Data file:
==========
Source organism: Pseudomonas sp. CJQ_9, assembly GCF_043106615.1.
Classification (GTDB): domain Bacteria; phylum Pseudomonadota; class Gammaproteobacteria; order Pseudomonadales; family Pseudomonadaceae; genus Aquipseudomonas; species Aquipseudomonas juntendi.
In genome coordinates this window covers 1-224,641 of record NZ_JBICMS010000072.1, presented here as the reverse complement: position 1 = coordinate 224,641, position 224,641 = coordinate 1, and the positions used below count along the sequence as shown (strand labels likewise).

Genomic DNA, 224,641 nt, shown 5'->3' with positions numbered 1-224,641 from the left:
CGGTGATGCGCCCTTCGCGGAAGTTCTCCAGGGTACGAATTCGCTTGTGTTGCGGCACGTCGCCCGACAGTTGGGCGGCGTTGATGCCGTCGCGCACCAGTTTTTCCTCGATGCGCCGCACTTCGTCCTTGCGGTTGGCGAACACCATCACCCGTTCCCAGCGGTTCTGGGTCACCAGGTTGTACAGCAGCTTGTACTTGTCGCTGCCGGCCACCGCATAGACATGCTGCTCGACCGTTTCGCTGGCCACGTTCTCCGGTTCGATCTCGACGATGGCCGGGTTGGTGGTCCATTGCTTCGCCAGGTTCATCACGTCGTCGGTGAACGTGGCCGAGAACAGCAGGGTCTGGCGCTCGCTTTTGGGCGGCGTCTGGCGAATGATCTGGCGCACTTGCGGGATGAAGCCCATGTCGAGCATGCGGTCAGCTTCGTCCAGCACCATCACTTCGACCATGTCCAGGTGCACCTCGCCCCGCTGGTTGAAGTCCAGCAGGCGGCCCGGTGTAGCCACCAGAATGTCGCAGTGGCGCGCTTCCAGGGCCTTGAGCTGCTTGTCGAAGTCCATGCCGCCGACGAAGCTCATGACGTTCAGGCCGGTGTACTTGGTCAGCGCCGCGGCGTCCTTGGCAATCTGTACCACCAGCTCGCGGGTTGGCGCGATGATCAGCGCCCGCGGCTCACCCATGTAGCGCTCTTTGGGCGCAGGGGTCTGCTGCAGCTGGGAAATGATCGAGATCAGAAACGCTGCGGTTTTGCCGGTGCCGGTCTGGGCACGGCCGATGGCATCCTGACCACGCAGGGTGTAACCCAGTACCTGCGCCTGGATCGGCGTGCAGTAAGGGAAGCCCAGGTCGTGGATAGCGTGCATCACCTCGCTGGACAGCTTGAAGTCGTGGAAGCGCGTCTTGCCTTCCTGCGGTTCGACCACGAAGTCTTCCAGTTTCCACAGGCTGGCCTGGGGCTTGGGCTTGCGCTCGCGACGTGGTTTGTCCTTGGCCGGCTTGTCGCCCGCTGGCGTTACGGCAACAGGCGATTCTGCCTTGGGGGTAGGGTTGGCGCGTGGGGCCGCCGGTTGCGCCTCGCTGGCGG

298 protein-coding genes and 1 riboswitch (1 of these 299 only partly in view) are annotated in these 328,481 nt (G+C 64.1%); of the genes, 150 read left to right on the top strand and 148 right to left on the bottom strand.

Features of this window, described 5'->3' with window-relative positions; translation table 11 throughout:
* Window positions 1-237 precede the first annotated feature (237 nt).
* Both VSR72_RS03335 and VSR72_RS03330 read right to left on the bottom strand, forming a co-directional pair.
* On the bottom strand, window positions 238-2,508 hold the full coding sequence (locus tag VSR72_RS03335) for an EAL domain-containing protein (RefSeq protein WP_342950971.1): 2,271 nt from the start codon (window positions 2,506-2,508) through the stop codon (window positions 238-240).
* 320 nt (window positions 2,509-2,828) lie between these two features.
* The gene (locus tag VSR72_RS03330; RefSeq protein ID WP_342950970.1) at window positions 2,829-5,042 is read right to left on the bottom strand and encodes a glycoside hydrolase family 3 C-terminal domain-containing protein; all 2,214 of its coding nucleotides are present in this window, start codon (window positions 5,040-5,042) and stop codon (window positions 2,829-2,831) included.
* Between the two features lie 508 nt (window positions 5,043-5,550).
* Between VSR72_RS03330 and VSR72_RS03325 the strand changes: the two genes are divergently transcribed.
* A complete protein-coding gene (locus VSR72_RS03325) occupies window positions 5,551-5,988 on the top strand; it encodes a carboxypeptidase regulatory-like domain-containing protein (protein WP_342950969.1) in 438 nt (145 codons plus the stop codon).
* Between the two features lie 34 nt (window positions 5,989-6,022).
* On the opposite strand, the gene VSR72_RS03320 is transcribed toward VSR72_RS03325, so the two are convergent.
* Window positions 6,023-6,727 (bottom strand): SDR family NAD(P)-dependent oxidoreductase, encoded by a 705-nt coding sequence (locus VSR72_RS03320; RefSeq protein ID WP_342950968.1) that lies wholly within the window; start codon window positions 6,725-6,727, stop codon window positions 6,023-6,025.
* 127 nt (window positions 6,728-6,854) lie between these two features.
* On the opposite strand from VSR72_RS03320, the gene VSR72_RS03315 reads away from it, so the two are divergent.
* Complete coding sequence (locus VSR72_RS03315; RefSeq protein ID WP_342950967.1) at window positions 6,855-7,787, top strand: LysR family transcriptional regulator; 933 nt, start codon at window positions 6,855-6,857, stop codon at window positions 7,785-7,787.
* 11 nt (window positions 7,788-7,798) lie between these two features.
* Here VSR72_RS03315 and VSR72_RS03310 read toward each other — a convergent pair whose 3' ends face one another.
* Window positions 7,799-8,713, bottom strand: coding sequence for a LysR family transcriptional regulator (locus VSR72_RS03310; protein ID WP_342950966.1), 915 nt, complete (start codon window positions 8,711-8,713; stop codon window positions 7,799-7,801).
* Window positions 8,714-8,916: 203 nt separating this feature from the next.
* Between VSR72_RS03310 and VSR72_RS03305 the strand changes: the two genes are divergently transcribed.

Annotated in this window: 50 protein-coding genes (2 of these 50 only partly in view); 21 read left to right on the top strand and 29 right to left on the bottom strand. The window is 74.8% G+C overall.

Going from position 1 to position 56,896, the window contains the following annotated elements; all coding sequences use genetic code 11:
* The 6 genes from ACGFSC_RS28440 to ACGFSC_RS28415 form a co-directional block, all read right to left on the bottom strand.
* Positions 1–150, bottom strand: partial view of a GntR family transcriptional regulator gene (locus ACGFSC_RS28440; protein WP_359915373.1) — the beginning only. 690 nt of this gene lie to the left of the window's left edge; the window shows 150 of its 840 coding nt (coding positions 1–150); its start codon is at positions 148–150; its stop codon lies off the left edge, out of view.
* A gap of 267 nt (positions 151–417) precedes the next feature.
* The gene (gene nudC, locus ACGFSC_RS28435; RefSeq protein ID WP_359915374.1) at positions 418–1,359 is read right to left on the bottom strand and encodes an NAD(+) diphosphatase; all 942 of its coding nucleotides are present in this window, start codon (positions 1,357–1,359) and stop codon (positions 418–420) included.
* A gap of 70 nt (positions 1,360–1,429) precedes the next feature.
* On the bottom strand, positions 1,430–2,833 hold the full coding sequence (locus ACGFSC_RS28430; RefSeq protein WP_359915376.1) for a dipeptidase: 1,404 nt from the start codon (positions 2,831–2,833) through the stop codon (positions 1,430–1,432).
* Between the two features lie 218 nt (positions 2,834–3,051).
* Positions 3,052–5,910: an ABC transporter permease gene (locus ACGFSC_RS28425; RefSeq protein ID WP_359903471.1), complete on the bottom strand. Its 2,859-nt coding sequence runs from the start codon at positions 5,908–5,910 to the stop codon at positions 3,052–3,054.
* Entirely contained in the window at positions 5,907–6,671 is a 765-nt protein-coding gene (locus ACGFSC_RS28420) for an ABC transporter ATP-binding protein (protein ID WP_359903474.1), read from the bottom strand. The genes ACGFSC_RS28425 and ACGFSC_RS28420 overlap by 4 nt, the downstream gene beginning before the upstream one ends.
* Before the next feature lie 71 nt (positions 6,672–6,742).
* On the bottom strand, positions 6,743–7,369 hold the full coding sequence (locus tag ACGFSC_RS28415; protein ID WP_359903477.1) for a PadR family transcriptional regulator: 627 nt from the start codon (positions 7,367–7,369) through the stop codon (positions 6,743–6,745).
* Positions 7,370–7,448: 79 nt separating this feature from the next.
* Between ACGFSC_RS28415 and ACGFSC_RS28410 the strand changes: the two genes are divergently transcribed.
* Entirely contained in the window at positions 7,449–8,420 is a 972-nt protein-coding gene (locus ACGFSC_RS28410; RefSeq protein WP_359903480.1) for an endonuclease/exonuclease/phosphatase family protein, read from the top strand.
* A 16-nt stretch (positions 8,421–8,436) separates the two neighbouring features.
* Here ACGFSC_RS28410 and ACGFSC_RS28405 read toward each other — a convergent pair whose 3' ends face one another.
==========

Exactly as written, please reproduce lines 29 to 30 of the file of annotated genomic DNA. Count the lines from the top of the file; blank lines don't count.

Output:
* The 6 genes from ACGFSC_RS28440 to ACGFSC_RS28415 form a co-directional block, all read right to left on the bottom strand.
* Positions 1–150, bottom strand: partial view of a GntR family transcriptional regulator gene (locus ACGFSC_RS28440; protein WP_359915373.1) — the beginning only. 690 nt of this gene lie to the left of the window's left edge; the window shows 150 of its 840 coding nt (coding positions 1–150); its start codon is at positions 148–150; its stop codon lies off the left edge, out of view.